You already know that I’m not a big fan of expectations. They’re limiting in a multitude of ways, and are a fertile ground for breeding Stories about what it did or did not mean when the expectations were, or were not, met.
All that said, it’s demeaning to ourselves, to our dreams, when we walk the world with a defeated tone:
“Well. I’d better not expect anything out of this.”
Usually, someone will choose different words–they’ll spin it more like, “I’m staying focused on not getting attached” in a chirpy voice–but the energy they’re carrying is: It’s painful to wish for, to want, to hope for, to desire. It’s so painful and scary that I’m trying to numb out altogether.
That’s not the same thing as releasing expectations.
Releasing Expectations Is Really About…
… presence. releasing the grip. opening to whatever arises. noticing the tendency to judge and categorize. not isolating or constricting in the face of fear, but rather, being open to the fear as one of the possible experiences that will be present.
“I’d better not expect too much” is the sad, monotone statement of defeat.
There’s something about someone who keeps their vision high, though–they radiate. They’re connected to how they want to be of service, what they want to create, and the power of what they have to offer.
What they radiate isn’t coming from expectations–how they’ll perform, what other people will think, the end result.
Their radiance is coming from the pure, utter joy of feeling alive–of being connected to their passion–of being excited that they get the privilege of doing what they know they were meant to do.
It’s not about money or recognition. It’s about being.
Wanting So Much It Hurts
Wanting something to the point of hurting for it is a killjoy. Oprah tells the story of how badly she wanted the part of Sophia in The Color Purple. “I never want to want anything that badly, ever again,” she says–the wanting became so painful that it was an obsession.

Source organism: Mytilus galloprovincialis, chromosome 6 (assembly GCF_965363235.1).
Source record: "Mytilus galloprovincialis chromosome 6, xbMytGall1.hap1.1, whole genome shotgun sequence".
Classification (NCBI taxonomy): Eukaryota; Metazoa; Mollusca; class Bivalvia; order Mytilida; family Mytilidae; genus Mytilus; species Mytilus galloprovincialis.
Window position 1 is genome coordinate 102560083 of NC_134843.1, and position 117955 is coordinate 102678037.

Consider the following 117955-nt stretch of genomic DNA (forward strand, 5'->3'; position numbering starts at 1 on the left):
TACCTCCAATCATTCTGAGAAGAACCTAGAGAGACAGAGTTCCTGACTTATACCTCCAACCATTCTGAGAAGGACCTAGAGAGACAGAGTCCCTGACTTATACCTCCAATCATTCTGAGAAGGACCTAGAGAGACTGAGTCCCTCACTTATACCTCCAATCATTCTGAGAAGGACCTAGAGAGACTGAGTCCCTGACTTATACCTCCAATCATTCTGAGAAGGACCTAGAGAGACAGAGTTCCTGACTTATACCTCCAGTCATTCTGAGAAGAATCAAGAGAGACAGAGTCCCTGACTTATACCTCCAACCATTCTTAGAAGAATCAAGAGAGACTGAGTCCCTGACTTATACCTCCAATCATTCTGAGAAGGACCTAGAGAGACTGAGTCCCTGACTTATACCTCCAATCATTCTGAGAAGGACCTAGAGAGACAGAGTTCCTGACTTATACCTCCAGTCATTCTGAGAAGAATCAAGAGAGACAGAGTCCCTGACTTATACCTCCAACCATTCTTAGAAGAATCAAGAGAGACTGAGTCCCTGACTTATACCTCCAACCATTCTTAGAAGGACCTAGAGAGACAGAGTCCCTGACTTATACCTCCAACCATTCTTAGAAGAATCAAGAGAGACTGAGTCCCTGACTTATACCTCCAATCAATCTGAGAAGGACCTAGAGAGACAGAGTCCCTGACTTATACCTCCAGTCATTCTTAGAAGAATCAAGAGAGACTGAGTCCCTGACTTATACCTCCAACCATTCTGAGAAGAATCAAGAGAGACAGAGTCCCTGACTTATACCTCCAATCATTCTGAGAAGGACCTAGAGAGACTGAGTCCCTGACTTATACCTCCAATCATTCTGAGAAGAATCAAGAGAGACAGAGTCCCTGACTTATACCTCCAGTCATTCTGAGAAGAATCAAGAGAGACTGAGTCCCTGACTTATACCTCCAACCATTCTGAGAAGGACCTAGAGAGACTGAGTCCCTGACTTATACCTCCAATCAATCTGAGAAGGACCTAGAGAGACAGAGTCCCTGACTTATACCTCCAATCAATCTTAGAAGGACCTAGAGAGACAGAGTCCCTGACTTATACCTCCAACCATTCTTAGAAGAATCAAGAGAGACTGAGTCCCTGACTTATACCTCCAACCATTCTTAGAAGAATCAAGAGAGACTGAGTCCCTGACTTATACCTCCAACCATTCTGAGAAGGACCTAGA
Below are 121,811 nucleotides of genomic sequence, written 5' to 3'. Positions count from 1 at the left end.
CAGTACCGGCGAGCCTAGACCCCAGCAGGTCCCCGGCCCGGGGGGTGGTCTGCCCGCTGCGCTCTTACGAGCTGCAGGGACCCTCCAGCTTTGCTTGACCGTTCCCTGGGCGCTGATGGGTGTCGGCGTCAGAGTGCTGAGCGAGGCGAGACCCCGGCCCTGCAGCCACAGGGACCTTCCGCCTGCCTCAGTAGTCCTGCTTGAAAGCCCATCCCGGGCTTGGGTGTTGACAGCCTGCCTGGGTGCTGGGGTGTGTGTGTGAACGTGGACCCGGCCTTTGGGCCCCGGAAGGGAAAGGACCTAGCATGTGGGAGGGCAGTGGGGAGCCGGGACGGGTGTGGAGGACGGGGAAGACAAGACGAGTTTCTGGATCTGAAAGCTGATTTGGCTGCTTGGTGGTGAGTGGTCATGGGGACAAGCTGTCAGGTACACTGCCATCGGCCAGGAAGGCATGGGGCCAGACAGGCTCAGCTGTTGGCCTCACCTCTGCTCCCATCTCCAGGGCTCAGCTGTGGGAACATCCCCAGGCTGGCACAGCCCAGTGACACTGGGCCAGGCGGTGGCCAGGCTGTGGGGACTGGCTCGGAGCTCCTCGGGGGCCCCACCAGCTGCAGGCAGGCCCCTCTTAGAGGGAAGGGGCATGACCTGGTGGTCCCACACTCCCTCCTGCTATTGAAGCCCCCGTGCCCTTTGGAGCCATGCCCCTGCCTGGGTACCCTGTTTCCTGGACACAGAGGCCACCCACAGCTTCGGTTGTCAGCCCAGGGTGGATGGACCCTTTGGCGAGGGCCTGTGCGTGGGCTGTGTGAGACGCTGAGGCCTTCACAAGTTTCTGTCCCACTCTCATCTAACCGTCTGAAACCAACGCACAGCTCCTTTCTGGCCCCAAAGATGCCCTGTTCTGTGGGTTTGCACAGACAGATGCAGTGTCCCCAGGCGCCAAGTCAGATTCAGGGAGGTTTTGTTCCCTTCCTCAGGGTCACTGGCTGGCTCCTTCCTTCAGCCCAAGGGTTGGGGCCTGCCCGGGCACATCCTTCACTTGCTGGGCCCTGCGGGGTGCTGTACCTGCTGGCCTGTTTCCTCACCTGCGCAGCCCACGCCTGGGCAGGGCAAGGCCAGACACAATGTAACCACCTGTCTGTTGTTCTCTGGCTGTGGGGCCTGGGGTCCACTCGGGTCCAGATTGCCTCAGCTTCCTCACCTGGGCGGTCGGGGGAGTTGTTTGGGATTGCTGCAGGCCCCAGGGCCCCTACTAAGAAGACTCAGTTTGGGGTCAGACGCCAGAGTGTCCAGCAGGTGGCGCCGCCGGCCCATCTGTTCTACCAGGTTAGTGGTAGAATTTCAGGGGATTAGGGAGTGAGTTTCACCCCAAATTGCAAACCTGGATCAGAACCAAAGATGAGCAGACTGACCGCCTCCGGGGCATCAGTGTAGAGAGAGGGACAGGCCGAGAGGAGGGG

Wanting something to the point where it hurts just hurts–and it will keep the money and recognition away.
–And– so will taking on the dull monotone of “I’m not going to expect too much.”
You see, trying to control outcomes through caring too much doesn’t work any better than not caring enough. They’re both defensive mechanisms that hinge on a Story:
“If this goes the way I want it to, I’ll be happy.”
All we need to do is look at the people in the world who radiate when they talk about their work, to know that this isn’t true.
People aren’t happy because things go the way they want them to.
People are happy because they choose to be, and people who radiate are keeping their vision high–they’re choosing that for themselves.
Why Did You…?
Why did you… decide to become a mom?
–or work for yourself?
–or write a book?
–or work at that job?
–or marry that woman or man?
You made all of those choices. Why did you make them? And to what degree were you thinking, “If this turns out the way I want it to, I’ll be happy?” And to what degree were you radiating?
In the first moment you held your child in your arms, were you trying to strategically plan your happiness? Or were you radiating?
When you got the call that the job was yours, were you trying to plot income projections for the next five years? Or were you radiating?
When the moment of inspiration hit that said, “Write that book!” or “Try making a go of it in that new career!” were you steeling yourself against the rejection letters, or were you basking in the excited glow of inspiration?
All the good stuff comes from radiating, and attachment to outcomes and expectations is always the wet blanket.
Keeping expectations low–and vision high–is a powerful combination. Let your vision soar, and see how that takes you farther than strategizing.
The next step will appear. It’s not “If you build it, they will come,”
–it’s “If you radiate it, they will come.”